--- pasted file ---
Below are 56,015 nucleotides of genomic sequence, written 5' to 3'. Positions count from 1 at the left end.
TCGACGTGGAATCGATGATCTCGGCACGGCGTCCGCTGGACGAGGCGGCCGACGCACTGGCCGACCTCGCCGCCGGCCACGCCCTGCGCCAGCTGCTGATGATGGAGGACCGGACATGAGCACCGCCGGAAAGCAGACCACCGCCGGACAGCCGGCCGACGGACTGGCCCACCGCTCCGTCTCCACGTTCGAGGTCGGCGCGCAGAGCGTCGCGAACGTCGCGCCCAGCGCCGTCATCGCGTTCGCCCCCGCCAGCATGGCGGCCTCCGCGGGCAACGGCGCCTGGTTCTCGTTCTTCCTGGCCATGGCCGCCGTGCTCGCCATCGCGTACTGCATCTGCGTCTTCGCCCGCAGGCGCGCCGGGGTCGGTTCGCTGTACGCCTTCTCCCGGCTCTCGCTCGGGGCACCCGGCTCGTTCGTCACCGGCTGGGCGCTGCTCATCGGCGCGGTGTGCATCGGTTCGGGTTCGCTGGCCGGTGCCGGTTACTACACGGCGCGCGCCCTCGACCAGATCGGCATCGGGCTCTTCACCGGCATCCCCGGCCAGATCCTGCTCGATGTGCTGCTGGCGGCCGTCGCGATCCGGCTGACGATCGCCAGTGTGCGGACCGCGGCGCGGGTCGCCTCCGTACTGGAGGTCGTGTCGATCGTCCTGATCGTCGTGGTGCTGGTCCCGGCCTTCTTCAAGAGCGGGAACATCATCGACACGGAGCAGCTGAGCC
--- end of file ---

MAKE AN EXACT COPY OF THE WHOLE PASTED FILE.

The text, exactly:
Below are 56,015 nucleotides of genomic sequence, written 5' to 3'. Positions count from 1 at the left end.
TCGACGTGGAATCGATGATCTCGGCACGGCGTCCGCTGGACGAGGCGGCCGACGCACTGGCCGACCTCGCCGCCGGCCACGCCCTGCGCCAGCTGCTGATGATGGAGGACCGGACATGAGCACCGCCGGAAAGCAGACCACCGCCGGACAGCCGGCCGACGGACTGGCCCACCGCTCCGTCTCCACGTTCGAGGTCGGCGCGCAGAGCGTCGCGAACGTCGCGCCCAGCGCCGTCATCGCGTTCGCCCCCGCCAGCATGGCGGCCTCCGCGGGCAACGGCGCCTGGTTCTCGTTCTTCCTGGCCATGGCCGCCGTGCTCGCCATCGCGTACTGCATCTGCGTCTTCGCCCGCAGGCGCGCCGGGGTCGGTTCGCTGTACGCCTTCTCCCGGCTCTCGCTCGGGGCACCCGGCTCGTTCGTCACCGGCTGGGCGCTGCTCATCGGCGCGGTGTGCATCGGTTCGGGTTCGCTGGCCGGTGCCGGTTACTACACGGCGCGCGCCCTCGACCAGATCGGCATCGGGCTCTTCACCGGCATCCCCGGCCAGATCCTGCTCGATGTGCTGCTGGCGGCCGTCGCGATCCGGCTGACGATCGCCAGTGTGCGGACCGCGGCGCGGGTCGCCTCCGTACTGGAGGTCGTGTCGATCGTCCTGATCGTCGTGGTGCTGGTCCCGGCCTTCTTCAAGAGCGGGAACATCATCGACACGGAGCAGCTGAGCC